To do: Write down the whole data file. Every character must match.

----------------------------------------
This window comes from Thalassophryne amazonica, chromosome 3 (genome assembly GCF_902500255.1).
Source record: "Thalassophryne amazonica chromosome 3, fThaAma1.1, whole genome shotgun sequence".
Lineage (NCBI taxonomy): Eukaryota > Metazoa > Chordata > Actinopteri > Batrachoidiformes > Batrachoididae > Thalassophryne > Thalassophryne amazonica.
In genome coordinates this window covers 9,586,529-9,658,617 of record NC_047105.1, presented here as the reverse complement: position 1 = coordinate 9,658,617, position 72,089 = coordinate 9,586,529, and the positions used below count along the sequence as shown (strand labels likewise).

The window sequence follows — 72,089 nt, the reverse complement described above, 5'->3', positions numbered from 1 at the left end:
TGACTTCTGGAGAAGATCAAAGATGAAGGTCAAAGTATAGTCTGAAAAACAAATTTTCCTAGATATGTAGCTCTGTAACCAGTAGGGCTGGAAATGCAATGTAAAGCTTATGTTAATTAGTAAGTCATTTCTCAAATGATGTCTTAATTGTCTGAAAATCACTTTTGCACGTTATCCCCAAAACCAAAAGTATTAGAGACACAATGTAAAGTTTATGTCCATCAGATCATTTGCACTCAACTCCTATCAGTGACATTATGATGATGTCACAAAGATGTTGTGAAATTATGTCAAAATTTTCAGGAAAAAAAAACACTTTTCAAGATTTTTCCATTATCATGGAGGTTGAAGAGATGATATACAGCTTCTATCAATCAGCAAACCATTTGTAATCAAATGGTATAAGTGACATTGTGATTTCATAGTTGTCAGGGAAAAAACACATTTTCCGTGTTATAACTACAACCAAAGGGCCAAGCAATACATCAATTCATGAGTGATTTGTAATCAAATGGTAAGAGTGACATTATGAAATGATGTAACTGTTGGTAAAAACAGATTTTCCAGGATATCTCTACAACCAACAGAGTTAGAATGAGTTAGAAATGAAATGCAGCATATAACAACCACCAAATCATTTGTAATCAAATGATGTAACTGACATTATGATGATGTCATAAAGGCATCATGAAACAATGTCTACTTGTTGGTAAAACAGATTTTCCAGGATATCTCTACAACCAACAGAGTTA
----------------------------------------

This window comes from Thalassophryne amazonica, chromosome 3 (genome assembly GCF_902500255.1).
Source record: "Thalassophryne amazonica chromosome 3, fThaAma1.1, whole genome shotgun sequence".
Lineage (NCBI taxonomy): Eukaryota > Metazoa > Chordata > Actinopteri > Batrachoidiformes > Batrachoididae > Thalassophryne > Thalassophryne amazonica.
In genome coordinates this window covers 9,586,529-9,658,617 of record NC_047105.1, presented here as the reverse complement: position 1 = coordinate 9,658,617, position 72,089 = coordinate 9,586,529, and the positions used below count along the sequence as shown (strand labels likewise).

The window sequence follows — 72,089 nt, the reverse complement described above, 5'->3', positions numbered from 1 at the left end:
TGACTTCTGGAGAAGATCAAAGATGAAGGTCAAAGTATAGTCTGAAAAACAAATTTTCCTAGATATGTAGCTCTGTAACCAGTAGGGCTGGAAATGCAATGTAAAGCTTATGTTAATTAGTAAGTCATTTCTCAAATGATGTCTTAATTGTCTGAAAATCACTTTTGCACGTTATCCCCAAAACCAAAAGTATTAGAGACACAATGTAAAGTTTATGTCCATCAGATCATTTGCACTCAACTCCTATCAGTGACATTATGATGATGTCACAAAGATGTTGTGAAATTATGTCAAAATTTTCAGGAAAAAAAAACACTTTTCAAGATTTTTCCATTATCATGGAGGTTGAAGAGATGATATACAGCTTCTATCAATCAGCAAACCATTTGTAATCAAATGGTATAAGTGACATTGTGATTTCATAGTTGTCAGGGAAAAAACACATTTTCCGTGTTATAACTACAACCAAAGGGCCAAGCAATACATCAATTCATGAGTGATTTGTAATCAAATGGTAAGAGTGACATTATGAAATGATGTAACTGTTGGTAAAAACAGATTTTCCAGGATATCTCTACAACCAACAGAGTTAGAATGAGTTAGAAATGAAATGCAGCATATAACAACCACCAAATCATTTGTAATCAAATGATGTAACTGACATTATGATGATGTCATAAAGGCATCATGAAACAATGTCTACTTGTTGGTAAAACAGATTTTCCAGGATATCTCTACAACCAACAGAGTTA